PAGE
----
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A large, commercial bakery that still exists, used to make these marvelous little corn cakes. They look like one of those Betty Crocker kid-sized layer cakes but are a cross between cornbread and a corn muffin. The company no longer makes these but everyone that knew them remembered these delightful corn cakes as being great either warmed up in a toaster plain, buttered, or with jam. A drizzle of melted butter and honey gives these the characteristic Pom Bakery moist surface and makes the corn flavor positively sing out. These freeze beautifully. To bake, you scoop them with an ice-cream scooper and them pat them down slightly. They obligingly bake up into flat, moist cakes no bigger than 4-5 good bites. Stuffed with fiber rich stoneground cornmeal or use regular cornmeal. If you could find a Mary Ann mold or a tiny layer cake pan, a la Betty Crocker kids' bakeset vintage - that would be the perfect mold for these (to make them Pom Bakery authentic). If baking in a mold, let the batter be a tiny bit softer (as the mold will support them). These are delicious as well as nostalgic.
Fruitcakes are fine but pecans are nutty and nostalgic. Fat pecans as well as toasted ground hazelnuts dominate this butter and brown-sugar laced batter. A soaking in pecan liqueur ensures it is sweet, moist and flavorful.If you cannot find pecan liqueur, use Frangelico which is a hazelnut liqueur. This is not really a bread, it is more a sweet, luscious nut cake. The fragrance of the baked cake is an incredible bouquet of nutty sweetness. The crumb of the cake is perfect.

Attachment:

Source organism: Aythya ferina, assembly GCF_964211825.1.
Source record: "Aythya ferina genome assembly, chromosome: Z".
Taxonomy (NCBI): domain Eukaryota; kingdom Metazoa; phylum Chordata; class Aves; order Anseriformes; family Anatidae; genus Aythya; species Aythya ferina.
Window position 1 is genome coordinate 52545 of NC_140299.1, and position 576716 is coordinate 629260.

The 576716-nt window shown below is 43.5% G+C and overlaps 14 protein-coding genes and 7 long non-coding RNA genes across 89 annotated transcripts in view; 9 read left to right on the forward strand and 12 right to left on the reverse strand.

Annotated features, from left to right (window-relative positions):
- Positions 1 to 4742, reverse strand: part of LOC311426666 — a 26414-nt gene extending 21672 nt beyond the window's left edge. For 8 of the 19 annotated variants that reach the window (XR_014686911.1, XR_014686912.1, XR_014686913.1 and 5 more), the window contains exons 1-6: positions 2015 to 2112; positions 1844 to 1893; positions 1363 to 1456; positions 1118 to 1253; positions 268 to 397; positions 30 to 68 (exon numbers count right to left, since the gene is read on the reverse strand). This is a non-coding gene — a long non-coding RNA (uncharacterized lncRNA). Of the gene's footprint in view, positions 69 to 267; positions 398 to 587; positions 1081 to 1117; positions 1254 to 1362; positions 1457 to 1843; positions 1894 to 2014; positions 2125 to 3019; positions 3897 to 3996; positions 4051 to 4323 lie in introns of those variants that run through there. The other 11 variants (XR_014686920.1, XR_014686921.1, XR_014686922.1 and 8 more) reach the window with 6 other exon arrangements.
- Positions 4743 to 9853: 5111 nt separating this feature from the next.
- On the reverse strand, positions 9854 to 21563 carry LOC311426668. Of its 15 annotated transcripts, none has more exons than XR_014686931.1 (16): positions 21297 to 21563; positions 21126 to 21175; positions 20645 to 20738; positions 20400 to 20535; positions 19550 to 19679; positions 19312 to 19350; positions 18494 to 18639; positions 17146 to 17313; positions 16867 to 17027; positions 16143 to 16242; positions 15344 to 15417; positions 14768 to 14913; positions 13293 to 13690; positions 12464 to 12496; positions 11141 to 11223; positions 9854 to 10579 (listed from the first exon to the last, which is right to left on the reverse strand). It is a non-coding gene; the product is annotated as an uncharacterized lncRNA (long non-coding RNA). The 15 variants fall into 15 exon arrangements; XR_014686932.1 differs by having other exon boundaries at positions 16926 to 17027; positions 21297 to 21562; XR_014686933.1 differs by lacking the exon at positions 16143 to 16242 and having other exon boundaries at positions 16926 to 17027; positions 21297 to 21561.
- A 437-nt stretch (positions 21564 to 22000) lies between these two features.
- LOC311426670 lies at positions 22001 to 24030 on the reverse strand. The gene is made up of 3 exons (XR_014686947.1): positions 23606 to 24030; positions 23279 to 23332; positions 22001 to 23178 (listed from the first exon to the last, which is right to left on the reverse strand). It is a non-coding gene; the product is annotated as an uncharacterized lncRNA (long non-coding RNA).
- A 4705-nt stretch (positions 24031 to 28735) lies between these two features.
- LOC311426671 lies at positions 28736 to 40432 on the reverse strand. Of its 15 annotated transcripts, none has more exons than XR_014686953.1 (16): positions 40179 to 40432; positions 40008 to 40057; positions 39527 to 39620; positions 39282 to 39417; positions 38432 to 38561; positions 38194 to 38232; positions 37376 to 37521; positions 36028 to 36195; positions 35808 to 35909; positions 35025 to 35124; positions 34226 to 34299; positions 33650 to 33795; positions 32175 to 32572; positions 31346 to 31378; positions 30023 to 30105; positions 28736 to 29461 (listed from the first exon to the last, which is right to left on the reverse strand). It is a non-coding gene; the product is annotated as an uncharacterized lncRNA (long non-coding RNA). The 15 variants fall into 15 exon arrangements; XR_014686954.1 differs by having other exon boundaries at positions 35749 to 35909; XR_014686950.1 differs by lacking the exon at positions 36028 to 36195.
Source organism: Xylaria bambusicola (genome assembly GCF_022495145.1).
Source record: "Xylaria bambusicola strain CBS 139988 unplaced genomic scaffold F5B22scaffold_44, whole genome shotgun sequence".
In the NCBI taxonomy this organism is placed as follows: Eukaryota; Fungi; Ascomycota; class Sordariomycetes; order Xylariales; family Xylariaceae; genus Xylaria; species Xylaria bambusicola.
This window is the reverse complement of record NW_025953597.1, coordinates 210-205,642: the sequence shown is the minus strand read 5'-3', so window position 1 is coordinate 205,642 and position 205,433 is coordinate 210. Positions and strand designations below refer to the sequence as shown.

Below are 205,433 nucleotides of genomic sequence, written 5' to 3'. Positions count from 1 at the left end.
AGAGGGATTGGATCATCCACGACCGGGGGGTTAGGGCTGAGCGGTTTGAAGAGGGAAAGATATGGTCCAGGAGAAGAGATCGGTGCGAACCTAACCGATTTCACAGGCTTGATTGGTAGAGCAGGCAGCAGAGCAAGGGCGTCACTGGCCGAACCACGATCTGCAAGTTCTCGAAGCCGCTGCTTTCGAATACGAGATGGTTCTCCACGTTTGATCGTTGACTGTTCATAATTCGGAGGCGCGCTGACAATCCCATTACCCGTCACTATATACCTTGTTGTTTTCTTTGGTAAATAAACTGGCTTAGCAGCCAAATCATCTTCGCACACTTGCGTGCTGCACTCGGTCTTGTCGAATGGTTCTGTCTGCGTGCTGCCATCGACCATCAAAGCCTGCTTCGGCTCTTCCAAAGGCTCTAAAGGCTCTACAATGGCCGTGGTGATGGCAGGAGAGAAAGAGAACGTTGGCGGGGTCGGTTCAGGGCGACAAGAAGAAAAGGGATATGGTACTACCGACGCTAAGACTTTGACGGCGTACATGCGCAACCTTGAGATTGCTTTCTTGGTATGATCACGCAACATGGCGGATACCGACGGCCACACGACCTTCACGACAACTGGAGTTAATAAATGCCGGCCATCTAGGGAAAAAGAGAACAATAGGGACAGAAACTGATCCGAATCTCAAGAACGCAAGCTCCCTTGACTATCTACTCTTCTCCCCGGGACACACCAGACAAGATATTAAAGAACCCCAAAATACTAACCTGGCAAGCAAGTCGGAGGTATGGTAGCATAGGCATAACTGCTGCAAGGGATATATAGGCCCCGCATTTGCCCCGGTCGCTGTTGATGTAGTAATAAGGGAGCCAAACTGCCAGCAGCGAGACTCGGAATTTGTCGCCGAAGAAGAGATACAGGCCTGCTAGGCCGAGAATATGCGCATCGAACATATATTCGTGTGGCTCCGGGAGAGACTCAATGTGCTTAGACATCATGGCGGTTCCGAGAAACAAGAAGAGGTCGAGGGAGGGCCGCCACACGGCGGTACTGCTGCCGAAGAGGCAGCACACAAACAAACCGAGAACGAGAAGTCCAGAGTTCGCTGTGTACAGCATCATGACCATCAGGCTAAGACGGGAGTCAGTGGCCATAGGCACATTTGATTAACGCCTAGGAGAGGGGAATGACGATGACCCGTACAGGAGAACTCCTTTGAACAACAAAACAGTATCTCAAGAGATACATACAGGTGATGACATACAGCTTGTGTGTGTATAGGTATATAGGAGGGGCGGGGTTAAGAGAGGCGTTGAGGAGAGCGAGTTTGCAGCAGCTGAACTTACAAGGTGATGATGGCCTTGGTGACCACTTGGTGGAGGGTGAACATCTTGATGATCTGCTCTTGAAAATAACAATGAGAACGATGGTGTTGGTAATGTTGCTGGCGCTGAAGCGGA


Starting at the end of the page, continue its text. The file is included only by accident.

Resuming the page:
A terrific combination.
I think anytime is the right time for a soda bread, especially one with the goodness of pumpkin and spice. This recipe is easy and quick and you wind up with a gorgeous-hued giant rustic bread, fragrant with spice and bursting with plump raisins. Fresh or toasted, this is a soda bread that hits one out of the park.
Yes, that old chestnut -that recipe that is everywhere and that they tell you you can bake a bit of it each day, ultimately holding the batter for 6 weeks. Ummm, no thank you. The notion of raw eggs handing around has no appeal not to mention, 6 weeks in a cold, wet environment tries the patience of even Clabber Girl's outstanding baking powder. But that stuff notwithstanding, you know –these are rather good. Bake it the whole batch (double the recipe if you want), and freeze the muffins. These have been respun with a touch of honey and banana chunks. You could even use half peanut butter to replace the oil.
The pure buttery taste, with a trace of lemon zest, of this classic British loaf is wonderfully satisfying. You may wish to substitute chocolate chips for the currants if you prefer.
This banana loaf is deep in colour and has a beautiful crumb. Slow baking is the secret to this one-of-a-kind loaf. This makes two large loaves. This recipe is a good keeper but you might as well give one as a gift.
This is the most flavourful banana muffin I know. It also features huge, umbrella sprawled tops, and is flecked with toasted sweet walnuts throughout. I also sometimes, use part flax seeds and part walnuts. These freeze like a dream and look gourmet but homemade in taste. This makes 18 muffins so feel free to half the recipe.
What I love about these rustic scones is they are they are very pure of taste – there's no chocolate chips, chunks of Snickers, no vanilla extra or hunks of candied ginger - there's just amazing taste and texture from the basic (but choice) ingredients. This is the real deal, old-fashioned baking, with a not-too-sweet, satisfying wholesome taste.
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The riper the bananas, the better the banana bread. The other tip is to hand-mash the bananas (no food processor) for the best textured banana bread. Marrying banana bread with the upbeat flavor duo of salty and sweet (peanuts and caramel) shows you how classic baking can become cutting edge with a few twists and tweaks.